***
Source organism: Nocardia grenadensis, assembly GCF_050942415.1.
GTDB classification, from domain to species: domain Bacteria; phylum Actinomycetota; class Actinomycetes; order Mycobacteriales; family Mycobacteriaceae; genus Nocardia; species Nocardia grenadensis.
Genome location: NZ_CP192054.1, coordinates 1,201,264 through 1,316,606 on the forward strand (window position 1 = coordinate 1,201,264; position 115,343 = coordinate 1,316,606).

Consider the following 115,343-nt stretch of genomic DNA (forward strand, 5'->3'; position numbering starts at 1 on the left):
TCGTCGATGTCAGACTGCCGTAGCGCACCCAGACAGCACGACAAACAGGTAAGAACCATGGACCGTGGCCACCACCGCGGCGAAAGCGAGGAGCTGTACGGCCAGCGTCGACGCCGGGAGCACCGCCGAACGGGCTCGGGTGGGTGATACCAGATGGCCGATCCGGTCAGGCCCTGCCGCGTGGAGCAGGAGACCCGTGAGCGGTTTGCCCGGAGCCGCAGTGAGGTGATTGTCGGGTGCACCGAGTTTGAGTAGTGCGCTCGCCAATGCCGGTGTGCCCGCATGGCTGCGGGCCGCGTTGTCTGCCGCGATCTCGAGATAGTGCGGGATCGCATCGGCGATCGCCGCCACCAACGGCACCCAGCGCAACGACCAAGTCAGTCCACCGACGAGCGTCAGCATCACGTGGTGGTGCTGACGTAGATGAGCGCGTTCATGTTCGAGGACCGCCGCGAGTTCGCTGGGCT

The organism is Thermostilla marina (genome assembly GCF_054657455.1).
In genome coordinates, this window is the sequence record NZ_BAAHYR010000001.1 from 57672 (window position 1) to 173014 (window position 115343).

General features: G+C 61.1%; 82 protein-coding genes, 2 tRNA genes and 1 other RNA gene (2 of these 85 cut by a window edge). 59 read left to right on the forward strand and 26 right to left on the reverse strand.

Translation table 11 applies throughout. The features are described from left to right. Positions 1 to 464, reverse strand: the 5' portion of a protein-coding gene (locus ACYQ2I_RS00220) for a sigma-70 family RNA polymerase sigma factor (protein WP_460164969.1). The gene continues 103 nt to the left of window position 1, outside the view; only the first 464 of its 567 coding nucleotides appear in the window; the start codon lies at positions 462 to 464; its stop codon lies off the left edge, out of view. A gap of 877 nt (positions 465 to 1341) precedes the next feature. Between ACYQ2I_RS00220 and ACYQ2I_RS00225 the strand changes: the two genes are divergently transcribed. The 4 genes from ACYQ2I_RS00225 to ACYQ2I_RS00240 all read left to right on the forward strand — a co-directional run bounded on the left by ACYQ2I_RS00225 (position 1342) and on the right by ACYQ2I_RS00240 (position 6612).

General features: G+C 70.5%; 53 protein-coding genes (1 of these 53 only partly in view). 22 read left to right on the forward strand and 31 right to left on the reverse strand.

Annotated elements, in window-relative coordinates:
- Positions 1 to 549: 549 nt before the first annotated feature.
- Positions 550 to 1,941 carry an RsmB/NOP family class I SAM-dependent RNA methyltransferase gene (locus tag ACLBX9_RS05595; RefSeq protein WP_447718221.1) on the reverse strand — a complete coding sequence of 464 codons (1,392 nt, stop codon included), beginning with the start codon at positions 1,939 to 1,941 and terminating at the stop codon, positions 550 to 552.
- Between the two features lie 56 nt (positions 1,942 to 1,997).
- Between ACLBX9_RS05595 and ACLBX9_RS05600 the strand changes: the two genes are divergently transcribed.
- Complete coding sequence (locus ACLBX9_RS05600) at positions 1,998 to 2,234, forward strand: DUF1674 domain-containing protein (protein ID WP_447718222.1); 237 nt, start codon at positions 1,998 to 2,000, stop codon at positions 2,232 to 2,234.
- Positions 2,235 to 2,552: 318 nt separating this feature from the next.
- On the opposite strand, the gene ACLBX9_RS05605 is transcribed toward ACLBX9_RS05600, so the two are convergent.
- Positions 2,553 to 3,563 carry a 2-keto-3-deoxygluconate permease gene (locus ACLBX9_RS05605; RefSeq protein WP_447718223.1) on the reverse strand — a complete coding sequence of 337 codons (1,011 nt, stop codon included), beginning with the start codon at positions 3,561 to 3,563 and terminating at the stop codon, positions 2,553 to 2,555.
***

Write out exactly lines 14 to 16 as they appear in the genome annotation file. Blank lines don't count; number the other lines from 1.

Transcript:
- Between the two features lie 56 nt (positions 1,942 to 1,997).
- Between ACLBX9_RS05595 and ACLBX9_RS05600 the strand changes: the two genes are divergently transcribed.
- Complete coding sequence (locus ACLBX9_RS05600) at positions 1,998 to 2,234, forward strand: DUF1674 domain-containing protein (protein ID WP_447718222.1); 237 nt, start codon at positions 1,998 to 2,000, stop codon at positions 2,232 to 2,234.